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Will Universities Introduce New Courses?

Will Universities Introduce New Courses?

Will Universities Introduce New Courses?

Only one in four new university degree courses draw enough students to stay on the table. However, this statistic presents progress as the original Innovation in the Market Assurance of New Programmes (i-Map) project in 2009 showed that just one in ten, degree courses recruited at least 10 students to be sustainable. Although progress has doubled in the last five years, is it enough?

The Higher Education Funding Council for England (HEFCE) stated that only 28 percent of new course programmes enticed students to want to sign up, one in four new degrees courses attract enough students. Paul Coyle, a former pro-vice chancellor told the Times Higher Education magazine “Although we have seen improvements and the success rate appears to have gone up, it is an inescapable fact that the figure has to get higher”.

In the original project, the minimum number of students who signed up for an undergraduate course to make it ‘viable’ would be between 15-30. Sixty-seven percent of institution staff that responded to the survey said that their university or college used an approval process for new programs, which allowed senior staff or managers to step in and cancel plans if a course looked unlikely to be successful. Only 15 percent of respondents stated that new courses were launched in advance of the recruitment cycle – which can be critical for recruitment success.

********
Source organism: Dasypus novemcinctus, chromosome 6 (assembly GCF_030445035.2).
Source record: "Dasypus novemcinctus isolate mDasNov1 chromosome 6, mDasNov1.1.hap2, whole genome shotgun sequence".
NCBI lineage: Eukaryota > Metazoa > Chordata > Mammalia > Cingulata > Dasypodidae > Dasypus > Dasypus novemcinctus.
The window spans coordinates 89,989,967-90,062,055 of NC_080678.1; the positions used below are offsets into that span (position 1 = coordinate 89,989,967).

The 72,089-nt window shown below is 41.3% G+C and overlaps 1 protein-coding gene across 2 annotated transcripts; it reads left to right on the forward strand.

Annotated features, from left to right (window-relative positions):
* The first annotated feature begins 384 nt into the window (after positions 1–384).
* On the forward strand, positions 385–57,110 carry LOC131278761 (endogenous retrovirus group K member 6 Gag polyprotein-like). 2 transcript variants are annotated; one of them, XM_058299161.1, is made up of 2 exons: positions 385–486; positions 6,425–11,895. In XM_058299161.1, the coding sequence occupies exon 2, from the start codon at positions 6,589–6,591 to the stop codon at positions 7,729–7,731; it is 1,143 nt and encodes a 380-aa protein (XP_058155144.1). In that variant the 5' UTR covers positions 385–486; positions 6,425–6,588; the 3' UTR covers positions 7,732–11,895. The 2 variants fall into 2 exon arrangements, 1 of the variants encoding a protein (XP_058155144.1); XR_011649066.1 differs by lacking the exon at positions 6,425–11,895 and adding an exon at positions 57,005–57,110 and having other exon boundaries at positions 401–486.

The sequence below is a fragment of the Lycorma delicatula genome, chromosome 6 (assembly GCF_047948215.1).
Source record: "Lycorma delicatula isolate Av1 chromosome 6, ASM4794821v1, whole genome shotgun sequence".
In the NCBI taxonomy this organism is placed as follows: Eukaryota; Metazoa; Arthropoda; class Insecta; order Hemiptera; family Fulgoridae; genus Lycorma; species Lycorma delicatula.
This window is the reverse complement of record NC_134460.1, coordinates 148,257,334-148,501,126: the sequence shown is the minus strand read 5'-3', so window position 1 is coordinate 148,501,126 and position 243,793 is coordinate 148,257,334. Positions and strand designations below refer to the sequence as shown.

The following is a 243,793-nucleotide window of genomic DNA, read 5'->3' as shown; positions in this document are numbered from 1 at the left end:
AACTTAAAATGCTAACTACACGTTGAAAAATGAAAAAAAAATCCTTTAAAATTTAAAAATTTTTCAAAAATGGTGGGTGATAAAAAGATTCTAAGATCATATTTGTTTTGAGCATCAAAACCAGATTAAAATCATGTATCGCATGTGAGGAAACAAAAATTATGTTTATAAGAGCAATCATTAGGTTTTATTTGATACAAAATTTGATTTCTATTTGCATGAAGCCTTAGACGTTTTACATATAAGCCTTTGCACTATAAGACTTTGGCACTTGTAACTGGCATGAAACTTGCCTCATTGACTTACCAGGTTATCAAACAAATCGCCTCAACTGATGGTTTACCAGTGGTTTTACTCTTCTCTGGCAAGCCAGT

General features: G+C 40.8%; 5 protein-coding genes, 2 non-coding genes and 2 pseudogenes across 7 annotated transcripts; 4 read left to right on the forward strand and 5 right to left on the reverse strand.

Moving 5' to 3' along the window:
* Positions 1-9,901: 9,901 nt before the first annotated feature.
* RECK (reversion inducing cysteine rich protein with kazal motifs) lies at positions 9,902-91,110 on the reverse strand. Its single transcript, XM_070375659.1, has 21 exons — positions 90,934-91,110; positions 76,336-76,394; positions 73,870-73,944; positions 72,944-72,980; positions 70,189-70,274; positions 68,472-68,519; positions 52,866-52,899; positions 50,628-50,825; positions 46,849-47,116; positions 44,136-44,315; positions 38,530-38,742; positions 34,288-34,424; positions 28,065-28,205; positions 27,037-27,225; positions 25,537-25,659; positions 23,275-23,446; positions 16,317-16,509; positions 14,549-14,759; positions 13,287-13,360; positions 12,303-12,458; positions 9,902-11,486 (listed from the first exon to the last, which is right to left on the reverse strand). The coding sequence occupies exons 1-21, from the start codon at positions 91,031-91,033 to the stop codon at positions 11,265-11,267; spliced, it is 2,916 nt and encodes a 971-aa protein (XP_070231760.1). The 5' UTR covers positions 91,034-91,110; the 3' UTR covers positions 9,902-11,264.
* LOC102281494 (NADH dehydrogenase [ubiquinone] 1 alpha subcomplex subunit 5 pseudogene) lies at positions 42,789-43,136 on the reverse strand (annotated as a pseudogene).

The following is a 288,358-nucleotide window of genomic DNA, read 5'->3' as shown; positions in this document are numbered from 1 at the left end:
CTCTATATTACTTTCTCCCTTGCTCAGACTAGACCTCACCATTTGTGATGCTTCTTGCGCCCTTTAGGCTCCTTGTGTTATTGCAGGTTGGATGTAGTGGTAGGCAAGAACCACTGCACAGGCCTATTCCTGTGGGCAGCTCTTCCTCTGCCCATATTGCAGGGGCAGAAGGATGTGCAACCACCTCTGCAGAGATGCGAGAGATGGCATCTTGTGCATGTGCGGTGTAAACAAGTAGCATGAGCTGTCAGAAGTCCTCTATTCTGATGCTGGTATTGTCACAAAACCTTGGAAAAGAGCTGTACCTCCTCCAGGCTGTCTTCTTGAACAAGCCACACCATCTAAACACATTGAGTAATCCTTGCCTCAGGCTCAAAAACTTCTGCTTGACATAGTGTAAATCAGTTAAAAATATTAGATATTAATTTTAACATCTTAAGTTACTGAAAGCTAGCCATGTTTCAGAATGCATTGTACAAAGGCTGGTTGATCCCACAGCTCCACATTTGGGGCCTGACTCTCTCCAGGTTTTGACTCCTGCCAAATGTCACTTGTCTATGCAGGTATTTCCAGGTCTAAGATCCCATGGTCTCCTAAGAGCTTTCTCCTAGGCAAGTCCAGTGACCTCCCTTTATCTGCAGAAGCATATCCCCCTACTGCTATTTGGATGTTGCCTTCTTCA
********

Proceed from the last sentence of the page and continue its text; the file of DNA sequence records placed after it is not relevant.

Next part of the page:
David Mackintosh, a senior deputy vice-chancellor at Kingston University said ‘As the external context is changing, the need to make the portfolio more effective by taking a more considered, evidence-based approach to generating new provision is becoming more apparent’. This is vital to engage potential and current students within their studies and to allow them to study what is going on in the world around them.

The survey also showed that business or creative arts programmes were most likely to be launched, however, they were also the same areas that had the most closures even though they Art courses tend to cost the university less to run.

Although the concern for introducing new degree programmes is still at the forefront of academic minds, student satisfaction remains high. 86 percent of undergraduate students stated they were satisfied overall with their degree course at university. The National Student Survey (NSS) which had more than 300,000 final year students respond to the survey, covers all areas of higher education; from feedback and assessment, organisation and management of the course, the academic course itself, to learning resources and personal development.

Professor Madeleine Atkins, the Chief Executive of Hefce said ‘The survey provides detailed and robust data which is used extensively by universities and colleges to improve their teaching and learning’ and provides valuable support for prospective students in helping them choose which higher education institution to attend.

The Unistats website which gathers the NSS statistics and relays relevant information for students, teachers and institutions displayed that 87 percent of students were satisfied with the teaching on their course, and 79 percent were happy with the organisation and management. These results show that students are happy with the courses that universities already provide – which have been tried, tested and passed with flying colours.

However, as students are more than happy with their studies and what they are learning whilst at university, the question is; how long can the long-standing courses stay contemporary and engaging?


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